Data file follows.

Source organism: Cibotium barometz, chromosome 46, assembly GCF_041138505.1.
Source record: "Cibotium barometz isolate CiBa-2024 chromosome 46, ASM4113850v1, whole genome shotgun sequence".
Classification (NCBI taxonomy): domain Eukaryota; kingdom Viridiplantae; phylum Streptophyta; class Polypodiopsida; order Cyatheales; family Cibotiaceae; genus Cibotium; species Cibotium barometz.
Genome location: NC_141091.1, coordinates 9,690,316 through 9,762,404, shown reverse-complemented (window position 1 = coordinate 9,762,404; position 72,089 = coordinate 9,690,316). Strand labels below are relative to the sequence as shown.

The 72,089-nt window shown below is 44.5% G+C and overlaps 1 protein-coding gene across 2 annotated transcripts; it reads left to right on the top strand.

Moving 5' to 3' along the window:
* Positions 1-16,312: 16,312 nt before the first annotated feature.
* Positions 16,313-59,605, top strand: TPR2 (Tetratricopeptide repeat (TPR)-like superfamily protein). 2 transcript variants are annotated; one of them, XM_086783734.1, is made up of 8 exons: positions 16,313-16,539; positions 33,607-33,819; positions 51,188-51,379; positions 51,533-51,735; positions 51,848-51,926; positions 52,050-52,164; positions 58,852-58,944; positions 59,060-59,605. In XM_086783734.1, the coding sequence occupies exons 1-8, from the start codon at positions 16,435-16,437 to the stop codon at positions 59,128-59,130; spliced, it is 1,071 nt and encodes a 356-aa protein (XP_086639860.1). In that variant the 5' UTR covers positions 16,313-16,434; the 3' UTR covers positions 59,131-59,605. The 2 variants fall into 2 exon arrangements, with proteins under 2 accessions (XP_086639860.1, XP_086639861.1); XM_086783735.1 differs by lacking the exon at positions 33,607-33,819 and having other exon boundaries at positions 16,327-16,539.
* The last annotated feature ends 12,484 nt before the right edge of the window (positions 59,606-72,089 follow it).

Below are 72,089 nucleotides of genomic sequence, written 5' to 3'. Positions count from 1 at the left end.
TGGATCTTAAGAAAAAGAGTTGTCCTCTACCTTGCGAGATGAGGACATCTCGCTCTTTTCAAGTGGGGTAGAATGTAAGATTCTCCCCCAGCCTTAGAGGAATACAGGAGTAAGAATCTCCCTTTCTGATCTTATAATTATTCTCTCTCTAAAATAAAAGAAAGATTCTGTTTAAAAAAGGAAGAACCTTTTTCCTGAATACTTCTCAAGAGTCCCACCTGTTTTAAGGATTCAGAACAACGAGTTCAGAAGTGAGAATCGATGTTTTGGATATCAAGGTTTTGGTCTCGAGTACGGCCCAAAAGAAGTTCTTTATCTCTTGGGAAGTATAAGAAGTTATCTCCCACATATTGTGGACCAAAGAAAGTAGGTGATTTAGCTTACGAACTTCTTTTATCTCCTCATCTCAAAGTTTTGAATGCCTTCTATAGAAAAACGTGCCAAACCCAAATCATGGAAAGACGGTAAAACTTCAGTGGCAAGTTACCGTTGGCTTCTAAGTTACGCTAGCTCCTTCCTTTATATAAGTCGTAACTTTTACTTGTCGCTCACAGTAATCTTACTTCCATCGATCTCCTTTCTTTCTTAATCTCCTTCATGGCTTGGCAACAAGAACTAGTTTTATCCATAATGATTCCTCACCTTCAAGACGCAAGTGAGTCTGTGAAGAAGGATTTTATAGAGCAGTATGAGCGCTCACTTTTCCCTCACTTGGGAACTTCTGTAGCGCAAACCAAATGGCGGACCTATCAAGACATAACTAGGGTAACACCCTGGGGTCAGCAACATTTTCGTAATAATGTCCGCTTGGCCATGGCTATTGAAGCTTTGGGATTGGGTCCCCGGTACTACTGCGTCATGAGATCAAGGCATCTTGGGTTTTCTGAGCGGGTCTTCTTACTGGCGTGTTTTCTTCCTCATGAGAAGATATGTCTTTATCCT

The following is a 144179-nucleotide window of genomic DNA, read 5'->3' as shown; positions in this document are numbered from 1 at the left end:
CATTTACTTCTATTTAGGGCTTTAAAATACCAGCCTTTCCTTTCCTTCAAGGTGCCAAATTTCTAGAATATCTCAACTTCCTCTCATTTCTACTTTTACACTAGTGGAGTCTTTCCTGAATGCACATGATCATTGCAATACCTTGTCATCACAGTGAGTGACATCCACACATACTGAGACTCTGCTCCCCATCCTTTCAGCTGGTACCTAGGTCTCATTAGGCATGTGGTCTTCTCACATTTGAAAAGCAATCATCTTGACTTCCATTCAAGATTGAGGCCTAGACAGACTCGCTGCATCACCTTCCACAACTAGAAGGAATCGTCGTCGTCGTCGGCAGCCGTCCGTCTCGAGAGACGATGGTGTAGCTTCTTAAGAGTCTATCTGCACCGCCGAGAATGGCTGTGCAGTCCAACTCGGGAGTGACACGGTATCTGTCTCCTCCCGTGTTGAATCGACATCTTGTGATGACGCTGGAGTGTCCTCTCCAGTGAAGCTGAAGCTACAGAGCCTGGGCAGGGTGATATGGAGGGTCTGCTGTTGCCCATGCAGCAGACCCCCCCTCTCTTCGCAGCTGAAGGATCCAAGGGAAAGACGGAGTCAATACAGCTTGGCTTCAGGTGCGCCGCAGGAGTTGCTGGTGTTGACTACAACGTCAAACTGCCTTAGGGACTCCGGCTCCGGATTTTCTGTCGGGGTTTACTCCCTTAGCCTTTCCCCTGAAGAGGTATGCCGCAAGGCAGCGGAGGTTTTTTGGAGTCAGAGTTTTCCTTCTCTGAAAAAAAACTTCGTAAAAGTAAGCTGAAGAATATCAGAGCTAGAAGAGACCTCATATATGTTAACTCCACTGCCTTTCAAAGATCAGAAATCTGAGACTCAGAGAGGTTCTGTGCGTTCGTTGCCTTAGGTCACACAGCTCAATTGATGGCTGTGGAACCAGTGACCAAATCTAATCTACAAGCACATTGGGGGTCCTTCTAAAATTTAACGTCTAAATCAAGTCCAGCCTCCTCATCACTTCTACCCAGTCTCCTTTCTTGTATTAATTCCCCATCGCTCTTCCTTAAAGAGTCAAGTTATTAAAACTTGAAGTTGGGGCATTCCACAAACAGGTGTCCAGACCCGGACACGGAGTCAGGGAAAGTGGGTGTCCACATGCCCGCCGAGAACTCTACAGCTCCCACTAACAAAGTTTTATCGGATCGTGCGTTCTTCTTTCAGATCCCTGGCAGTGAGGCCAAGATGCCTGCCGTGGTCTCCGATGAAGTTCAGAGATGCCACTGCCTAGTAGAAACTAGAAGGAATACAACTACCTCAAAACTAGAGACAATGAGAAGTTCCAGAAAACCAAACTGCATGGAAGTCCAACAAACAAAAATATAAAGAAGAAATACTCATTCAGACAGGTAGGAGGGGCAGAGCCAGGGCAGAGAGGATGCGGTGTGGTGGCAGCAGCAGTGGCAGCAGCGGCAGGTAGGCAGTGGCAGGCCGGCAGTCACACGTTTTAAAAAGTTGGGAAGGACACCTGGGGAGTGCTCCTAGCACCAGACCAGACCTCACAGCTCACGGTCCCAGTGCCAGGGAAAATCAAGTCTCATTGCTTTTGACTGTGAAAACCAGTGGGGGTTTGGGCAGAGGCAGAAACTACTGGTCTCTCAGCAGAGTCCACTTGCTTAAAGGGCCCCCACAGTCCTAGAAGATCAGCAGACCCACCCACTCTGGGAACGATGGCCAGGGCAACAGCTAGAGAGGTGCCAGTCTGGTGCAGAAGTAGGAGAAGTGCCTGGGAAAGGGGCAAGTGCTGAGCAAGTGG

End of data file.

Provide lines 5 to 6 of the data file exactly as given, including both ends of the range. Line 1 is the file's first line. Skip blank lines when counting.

The 72,089-nt window shown below is 44.5% G+C and overlaps 1 protein-coding gene across 2 annotated transcripts; it reads left to right on the top strand.

Moving 5' to 3' along the window: